The DFs formed inside ion diffusion region are quite different from those in the near-Earth region because, in the ion diffusion region, jet braking does not happen. In fact, some studies even suggest that ions/jets are accelerated inside the diffusion region due to the bipolar electric field structure directed normal to the current sheet toward the midplane of the plasma sheet [see Wygant et al., 2005; Aunai et al., 2011, and reference therein]. The high-speed flow [Cao et al., 2006] and the sharp increase of BzGSM are two important elements for identifying DF. In the near-Earth region, high-speed flow hits the background dipolar field, and subsequently, it slows down or even rebounds [Panov et al., 2010]. During this process, magnetic fluxes pile up gradually with a front (DF) propagating tailward [Birn et al., 2011; Nakamura et al., 2011]. The DF is attributed to the flow in this picture, meaning that there is causality between them. Inside ion diffusion region, both flow and DF are consequences of transient reconnection. They appear simultaneously but have no causality. In fact, inside ion diffusion region, the frozen-in condition is violated, so the ions (flow) and magnetic field (DF) should have no relation.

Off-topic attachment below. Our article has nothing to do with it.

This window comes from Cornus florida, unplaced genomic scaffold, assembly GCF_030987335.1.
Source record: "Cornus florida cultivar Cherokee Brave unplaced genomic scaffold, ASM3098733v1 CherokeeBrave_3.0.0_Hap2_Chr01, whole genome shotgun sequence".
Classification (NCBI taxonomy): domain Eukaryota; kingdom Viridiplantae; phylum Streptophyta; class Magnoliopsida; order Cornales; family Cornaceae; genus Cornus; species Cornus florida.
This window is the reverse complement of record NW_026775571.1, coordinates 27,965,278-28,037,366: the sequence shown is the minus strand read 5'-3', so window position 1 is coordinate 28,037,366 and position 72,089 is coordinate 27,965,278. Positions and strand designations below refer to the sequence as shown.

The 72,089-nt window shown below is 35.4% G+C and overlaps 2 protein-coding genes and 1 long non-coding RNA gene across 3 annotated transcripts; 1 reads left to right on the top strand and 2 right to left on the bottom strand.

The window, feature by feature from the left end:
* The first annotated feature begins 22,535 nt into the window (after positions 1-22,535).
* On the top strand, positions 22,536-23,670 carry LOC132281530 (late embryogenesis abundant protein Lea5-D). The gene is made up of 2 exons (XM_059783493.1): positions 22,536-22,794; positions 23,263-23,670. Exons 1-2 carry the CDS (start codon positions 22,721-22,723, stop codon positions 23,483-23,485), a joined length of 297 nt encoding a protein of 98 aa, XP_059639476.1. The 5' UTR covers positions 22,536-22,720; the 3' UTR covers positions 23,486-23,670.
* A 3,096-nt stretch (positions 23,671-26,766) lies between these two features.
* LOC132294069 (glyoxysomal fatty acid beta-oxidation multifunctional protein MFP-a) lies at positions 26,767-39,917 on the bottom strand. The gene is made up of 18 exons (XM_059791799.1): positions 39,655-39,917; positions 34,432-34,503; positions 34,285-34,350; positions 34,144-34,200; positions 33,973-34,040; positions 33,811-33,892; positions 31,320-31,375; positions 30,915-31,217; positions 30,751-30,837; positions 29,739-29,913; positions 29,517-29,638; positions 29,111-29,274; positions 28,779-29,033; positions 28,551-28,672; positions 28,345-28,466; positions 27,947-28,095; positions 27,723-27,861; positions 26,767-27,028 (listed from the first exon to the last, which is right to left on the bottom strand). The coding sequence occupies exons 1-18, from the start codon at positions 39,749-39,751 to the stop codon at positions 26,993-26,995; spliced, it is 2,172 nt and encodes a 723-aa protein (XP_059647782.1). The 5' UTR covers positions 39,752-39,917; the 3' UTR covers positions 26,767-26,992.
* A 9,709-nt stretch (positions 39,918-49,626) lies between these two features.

A statistical observation in the magnetotail, given by Ohtani et al. , shows that the velocity of high-speed flow almost does not change from XGSM = −30 RE to XGSM = −15 RE, but decrease rapidly from XGSM = −10 RE to XGSM = −5 RE (see Figure 5a therein). On the basis of this statistic, we suggest that the DFs measured by spacecraft in the near-Earth region (XGSM > −10 RE) are produced by jet braking because, in this region, the obstruction of high-speed flow by preexisting plasmas is strong; On the contrary, the DFs measured in the mid- or far-tail region (XGSM < −15 RE) are produced by transient reconnection or spontaneous formation because, in this region, the braking of high-speed flow is not prominent. It is difficult to distinguish the transient reconnection from the spontaneous formation, unless the spacecraft encounter an X line structure. The observational evidence of the spontaneous formation should be invoked in the future study.
 We thank the Cluster Active Archive for providing the data for this study. For the discussions about the work, we appreciate R. Nakamura and the members of team “Particle Acceleration at Plasma Jet Fronts in the Earth's Magnetosphere” at the ISSI. This work was supported by NSFC grants 40931054, 41204131, and 973 program 2011CB811404.
 The Editor thanks Kyoung-Joo Hwang and an anonymous reviewer for their assistance in evaluating this paper.